9 posts from June, 2017

Bright ideas: Members share 7 head-to-toe tips for sun safety with lupus

Posted June 9th, 2017 by

With summer just around the bend, we’ve rounded up PatientsLikeMe members’ sun-safety and photosensitivity tips for people living with lupus. Photosensitivity is increased sensitivity to sunlight and other sources of ultraviolet (UV) light, sometimes causing a rash or other skin reaction.

On PatientsLikeMe, thousands of people with lupus say they’ve experienced photosensitivity – more than half of them reporting it’s “moderate” or “severe.” Here are a few ways members are coping with it…

Even more tips

“I’ve found it most effective to switch to a moisturizer and makeup with added sun protection. I also keep a floppy hat hanging by the front door for yard work.” – LilliGirl

“I have invested in several neutral, long sleeve jackets. They help by covering my arms but are athletic/highly breathable and actually keep me cooler than allowing the sun to beat down on my skin ever would.” – LilliGirl

“I find I can slowly build up a bit of ‘tolerance’ by sitting out in my garden. I start by doing 5-10 minutes for a few weeks and slowly build it to 30-40 minutes eventually.” – FABWHEELIE

Reminder: Not all sunscreens are created equal. Dermatologists recommend using sunscreens that contain the ingredient Mexoryl (which offers the best coverage, blocking UVA-1, UVA-2 and UVB rays) or Helioplex (which blocks UVA-1 and UVA-2). Also, apply sunscreen 30 minutes before heading outdoors to ensure it’s absorbed, and wear sunscreen even on overcast days, which also bring UV rays.

Living with lupus and photosensitivity? Check out 56 forum posts about lupus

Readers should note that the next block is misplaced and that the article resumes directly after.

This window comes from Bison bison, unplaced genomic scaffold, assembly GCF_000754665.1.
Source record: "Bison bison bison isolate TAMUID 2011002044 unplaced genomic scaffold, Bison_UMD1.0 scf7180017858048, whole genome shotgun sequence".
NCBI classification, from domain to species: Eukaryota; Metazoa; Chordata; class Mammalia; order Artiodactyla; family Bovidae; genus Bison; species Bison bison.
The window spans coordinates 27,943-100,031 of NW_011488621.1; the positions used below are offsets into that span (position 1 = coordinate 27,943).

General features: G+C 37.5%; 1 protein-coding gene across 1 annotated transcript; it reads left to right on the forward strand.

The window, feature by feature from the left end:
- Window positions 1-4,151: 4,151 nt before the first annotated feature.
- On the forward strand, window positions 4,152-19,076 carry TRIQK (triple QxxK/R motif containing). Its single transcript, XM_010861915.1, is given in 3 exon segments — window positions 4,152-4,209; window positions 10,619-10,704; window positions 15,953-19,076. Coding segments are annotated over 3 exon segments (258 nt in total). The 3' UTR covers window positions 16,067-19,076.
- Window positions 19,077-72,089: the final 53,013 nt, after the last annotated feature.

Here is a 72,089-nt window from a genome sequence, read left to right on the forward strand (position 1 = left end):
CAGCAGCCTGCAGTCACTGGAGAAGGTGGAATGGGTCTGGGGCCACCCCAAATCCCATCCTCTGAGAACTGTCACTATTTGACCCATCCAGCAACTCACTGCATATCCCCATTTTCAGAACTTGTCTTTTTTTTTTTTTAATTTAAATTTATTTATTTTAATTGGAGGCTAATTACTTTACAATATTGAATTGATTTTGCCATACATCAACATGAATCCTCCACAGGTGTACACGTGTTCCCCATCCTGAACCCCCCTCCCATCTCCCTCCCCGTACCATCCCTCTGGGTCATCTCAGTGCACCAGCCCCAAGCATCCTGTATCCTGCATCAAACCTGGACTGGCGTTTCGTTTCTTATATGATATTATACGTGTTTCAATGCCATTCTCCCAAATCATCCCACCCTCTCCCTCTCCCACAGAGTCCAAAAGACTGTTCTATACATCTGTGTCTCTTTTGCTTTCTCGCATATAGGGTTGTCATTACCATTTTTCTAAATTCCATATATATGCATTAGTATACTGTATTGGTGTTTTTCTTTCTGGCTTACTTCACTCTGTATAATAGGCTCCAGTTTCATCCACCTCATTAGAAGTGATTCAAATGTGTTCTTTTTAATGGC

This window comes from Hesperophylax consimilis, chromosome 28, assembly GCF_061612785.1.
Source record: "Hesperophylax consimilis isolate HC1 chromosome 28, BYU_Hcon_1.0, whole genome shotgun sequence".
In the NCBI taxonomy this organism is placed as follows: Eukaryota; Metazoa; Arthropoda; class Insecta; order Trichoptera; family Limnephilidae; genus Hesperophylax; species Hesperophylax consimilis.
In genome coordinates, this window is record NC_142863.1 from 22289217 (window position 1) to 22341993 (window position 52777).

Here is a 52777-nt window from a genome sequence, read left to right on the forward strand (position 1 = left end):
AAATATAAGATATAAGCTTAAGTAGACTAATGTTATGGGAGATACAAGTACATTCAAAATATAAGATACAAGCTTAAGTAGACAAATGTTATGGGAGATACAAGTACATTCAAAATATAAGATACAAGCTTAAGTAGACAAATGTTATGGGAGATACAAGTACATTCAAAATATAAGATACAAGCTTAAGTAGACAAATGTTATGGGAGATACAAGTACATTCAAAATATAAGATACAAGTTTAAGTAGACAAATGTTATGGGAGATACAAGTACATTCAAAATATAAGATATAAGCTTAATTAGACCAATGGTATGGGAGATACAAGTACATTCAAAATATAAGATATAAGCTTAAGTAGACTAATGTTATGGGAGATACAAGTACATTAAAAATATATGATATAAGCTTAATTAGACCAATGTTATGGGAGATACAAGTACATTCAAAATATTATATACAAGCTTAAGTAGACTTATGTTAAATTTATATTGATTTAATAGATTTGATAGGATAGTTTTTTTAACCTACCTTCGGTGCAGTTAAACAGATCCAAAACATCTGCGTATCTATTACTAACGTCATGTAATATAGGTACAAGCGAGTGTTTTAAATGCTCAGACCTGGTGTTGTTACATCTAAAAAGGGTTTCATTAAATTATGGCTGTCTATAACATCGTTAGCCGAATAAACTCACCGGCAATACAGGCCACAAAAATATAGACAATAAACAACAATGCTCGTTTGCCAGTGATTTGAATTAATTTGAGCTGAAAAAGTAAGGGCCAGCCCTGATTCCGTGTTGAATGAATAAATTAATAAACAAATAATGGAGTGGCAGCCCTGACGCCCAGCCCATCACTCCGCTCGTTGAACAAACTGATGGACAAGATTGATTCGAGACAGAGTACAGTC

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Living with depression? Grab your mat: 5-minute yoga video with Jamie from PatientsLikeMe

Posted June 7th, 2017 by

Studies have shown that practicing yoga can have positive effects on people with depression. So we tapped Jamie – a PatientsLikeMe research assistant who is also a certified yoga instructor – to show us some poses with mental health in mind. She put together a 5-minute, beginner-level flow that you can try at home. (As always, check with your doctor before trying a new type of exercise.)

Yoga for depression

“I practice yoga to manage my mental and physical health, and to bring mindfulness to my day,” Jamie says. Don’t speak yogi? Here’s a breakdown of the poses (and phrases) featured in the video, plus some of their perks:

  • Pranayama – The practice of purposefully controlling or regulating your breath. Benefits: Settles the mind and body in preparation to practice yoga.
  • Dirga (pronounced “deerga”) – A form of pranayama, this three-part breath involves inhaling into your lower belly (with your right hand on your belly), then into your diaphragm or midsection of the lungs, and finally into the chest (with your left hand on your chest) – and reversing this flow when you exhale. Benefits: Helps increase oxygen to the heart and lung to counteract shallow breathing – which can occur with depression or anxiety, frequent sitting and poor posture.